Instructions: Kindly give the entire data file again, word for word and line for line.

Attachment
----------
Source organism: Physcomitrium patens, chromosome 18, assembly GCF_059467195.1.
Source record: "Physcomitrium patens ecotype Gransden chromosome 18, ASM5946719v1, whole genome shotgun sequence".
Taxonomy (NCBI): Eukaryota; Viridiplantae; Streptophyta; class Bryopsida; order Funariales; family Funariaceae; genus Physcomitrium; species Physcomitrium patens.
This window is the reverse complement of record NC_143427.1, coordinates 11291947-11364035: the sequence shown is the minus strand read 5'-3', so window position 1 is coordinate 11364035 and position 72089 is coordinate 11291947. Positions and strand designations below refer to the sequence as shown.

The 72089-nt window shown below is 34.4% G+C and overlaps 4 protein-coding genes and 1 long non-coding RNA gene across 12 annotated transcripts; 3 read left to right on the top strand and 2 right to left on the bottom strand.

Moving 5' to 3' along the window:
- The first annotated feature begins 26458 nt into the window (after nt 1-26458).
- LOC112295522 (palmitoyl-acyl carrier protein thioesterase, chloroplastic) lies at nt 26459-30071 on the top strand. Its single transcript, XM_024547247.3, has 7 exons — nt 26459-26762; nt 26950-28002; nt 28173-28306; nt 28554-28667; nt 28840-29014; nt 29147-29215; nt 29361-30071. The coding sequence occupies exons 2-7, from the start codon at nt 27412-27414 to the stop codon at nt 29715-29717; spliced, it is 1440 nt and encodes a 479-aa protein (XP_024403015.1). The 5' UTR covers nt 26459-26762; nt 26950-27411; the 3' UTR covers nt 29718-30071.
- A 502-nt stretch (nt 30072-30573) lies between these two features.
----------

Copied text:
Source organism: Physcomitrium patens, chromosome 18, assembly GCF_059467195.1.
Source record: "Physcomitrium patens ecotype Gransden chromosome 18, ASM5946719v1, whole genome shotgun sequence".
Taxonomy (NCBI): Eukaryota; Viridiplantae; Streptophyta; class Bryopsida; order Funariales; family Funariaceae; genus Physcomitrium; species Physcomitrium patens.
This window is the reverse complement of record NC_143427.1, coordinates 11291947-11364035: the sequence shown is the minus strand read 5'-3', so window position 1 is coordinate 11364035 and position 72089 is coordinate 11291947. Positions and strand designations below refer to the sequence as shown.

The 72089-nt window shown below is 34.4% G+C and overlaps 4 protein-coding genes and 1 long non-coding RNA gene across 12 annotated transcripts; 3 read left to right on the top strand and 2 right to left on the bottom strand.

Moving 5' to 3' along the window:
- The first annotated feature begins 26458 nt into the window (after nt 1-26458).
- LOC112295522 (palmitoyl-acyl carrier protein thioesterase, chloroplastic) lies at nt 26459-30071 on the top strand. Its single transcript, XM_024547247.3, has 7 exons — nt 26459-26762; nt 26950-28002; nt 28173-28306; nt 28554-28667; nt 28840-29014; nt 29147-29215; nt 29361-30071. The coding sequence occupies exons 2-7, from the start codon at nt 27412-27414 to the stop codon at nt 29715-29717; spliced, it is 1440 nt and encodes a 479-aa protein (XP_024403015.1). The 5' UTR covers nt 26459-26762; nt 26950-27411; the 3' UTR covers nt 29718-30071.
- A 502-nt stretch (nt 30072-30573) lies between these two features.